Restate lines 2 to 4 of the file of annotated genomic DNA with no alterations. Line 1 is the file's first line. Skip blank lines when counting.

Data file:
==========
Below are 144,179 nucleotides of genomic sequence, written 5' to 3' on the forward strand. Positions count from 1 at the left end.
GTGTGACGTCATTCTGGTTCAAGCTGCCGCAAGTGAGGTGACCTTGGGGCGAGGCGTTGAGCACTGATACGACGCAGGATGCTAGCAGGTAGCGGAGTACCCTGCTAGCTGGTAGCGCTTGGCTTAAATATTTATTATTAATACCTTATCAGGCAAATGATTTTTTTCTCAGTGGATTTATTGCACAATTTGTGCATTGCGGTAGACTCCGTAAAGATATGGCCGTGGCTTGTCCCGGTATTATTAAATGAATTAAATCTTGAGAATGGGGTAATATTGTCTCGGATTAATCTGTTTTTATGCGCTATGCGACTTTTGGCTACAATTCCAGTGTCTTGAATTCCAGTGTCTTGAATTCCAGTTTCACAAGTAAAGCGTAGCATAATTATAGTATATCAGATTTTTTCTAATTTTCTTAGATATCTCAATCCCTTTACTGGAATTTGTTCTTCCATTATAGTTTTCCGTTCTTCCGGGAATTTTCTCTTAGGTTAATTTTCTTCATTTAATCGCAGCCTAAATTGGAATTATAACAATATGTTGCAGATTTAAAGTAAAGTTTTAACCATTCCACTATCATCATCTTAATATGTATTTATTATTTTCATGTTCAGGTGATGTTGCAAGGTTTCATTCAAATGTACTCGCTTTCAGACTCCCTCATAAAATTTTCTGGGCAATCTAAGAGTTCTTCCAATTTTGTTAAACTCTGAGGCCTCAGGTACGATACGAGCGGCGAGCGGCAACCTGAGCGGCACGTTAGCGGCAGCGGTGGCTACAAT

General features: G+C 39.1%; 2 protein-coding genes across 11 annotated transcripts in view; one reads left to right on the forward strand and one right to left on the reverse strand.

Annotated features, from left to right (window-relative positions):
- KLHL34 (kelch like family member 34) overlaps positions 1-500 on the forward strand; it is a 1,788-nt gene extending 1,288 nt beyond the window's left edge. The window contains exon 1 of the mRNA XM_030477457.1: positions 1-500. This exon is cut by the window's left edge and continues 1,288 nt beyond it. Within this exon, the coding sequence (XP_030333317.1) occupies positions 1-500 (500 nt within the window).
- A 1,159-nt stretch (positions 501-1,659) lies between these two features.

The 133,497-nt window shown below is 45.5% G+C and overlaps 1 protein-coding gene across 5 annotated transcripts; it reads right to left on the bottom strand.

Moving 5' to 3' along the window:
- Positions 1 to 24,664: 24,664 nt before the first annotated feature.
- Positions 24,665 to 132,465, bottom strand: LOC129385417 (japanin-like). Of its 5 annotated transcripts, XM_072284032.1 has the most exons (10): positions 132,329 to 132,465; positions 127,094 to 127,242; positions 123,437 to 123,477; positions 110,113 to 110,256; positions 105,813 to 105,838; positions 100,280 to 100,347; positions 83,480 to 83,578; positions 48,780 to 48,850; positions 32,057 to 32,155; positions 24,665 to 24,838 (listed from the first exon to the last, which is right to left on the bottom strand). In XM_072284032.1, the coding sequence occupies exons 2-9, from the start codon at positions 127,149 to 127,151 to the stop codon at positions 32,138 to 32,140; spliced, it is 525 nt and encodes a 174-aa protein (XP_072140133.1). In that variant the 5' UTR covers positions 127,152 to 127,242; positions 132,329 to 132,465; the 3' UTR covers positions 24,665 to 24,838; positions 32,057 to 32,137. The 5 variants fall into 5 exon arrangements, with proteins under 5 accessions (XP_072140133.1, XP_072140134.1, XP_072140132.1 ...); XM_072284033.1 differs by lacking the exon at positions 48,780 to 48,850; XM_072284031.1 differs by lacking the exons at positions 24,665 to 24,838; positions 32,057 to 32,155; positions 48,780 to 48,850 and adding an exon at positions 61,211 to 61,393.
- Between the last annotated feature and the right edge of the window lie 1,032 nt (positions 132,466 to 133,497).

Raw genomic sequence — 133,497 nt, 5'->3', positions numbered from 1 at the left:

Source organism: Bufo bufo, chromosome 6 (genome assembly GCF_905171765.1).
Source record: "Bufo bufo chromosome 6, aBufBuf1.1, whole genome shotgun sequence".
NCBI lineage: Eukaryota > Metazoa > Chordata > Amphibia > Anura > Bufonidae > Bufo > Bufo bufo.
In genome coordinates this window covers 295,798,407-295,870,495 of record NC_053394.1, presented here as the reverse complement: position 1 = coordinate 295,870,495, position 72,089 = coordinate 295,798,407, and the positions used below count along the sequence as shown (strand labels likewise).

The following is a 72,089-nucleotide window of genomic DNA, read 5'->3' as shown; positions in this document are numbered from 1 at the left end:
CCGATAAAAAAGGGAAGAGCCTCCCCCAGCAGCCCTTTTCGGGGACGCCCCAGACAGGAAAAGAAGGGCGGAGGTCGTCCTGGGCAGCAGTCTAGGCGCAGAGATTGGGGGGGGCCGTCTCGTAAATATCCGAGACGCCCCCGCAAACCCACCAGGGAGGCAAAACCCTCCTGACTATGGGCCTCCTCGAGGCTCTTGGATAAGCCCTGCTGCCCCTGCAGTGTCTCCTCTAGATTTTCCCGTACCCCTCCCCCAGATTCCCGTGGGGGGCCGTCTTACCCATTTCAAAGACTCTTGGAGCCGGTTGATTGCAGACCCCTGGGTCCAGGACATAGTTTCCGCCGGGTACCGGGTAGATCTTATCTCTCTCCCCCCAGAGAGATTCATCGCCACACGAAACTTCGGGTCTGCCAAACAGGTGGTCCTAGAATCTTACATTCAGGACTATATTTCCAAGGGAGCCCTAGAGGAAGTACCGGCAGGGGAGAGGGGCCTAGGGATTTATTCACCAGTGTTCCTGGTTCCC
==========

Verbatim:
GTGTGACGTCATTCTGGTTCAAGCTGCCGCAAGTGAGGTGACCTTGGGGCGAGGCGTTGAGCACTGATACGACGCAGGATGCTAGCAGGTAGCGGAGTACCCTGCTAGCTGGTAGCGCTTGGCTTAAATATTTATTATTAATACCTTATCAGGCAAATGATTTTTTTCTCAGTGGATTTATTGCACAATTTGTGCATTGCGGTAGACTCCGTAAAGATATGGCCGTGGCTTGTCCCGGTATTATTAAATGAATTAAATCTTGAGAATGGGGTAATATTGTCTCGGATTAATCTGTTTTTATGCGCTATGCGACTTTTGGCTACAATTCCAGTGTCTTGAATTCCAGTGTCTTGAATTCCAGTTTCACAAGTAAAGCGTAGCATAATTATAGTATATCAGATTTTTTCTAATTTTCTTAGATATCTCAATCCCTTTACTGGAATTTGTTCTTCCATTATAGTTTTCCGTTCTTCCGGGAATTTTCTCTTAGGTTAATTTTCTTCATTTAATCGCAGCCTAAATTGGAATTATAACAATATGTTGCAGATTTAAAGTAAAGTTTTAACCATTCCACTATCATCATCTTAATATGTATTTATTATTTTCATGTTCAGGTGATGTTGCAAGGTTTCATTCAAATGTACTCGCTTTCAGACTCCCTCATAAAATTTTCTGGGCAATCTAAGAGTTCTTCCAATTTTGTTAAACTCTGAGGCCTCAGGTACGATACGAGCGGCGAGCGGCAACCTGAGCGGCACGTTAGCGGCAGCGGTGGCTACAAT

General features: G+C 39.1%; 2 protein-coding genes across 11 annotated transcripts in view; one reads left to right on the forward strand and one right to left on the reverse strand.

Annotated features, from left to right (window-relative positions):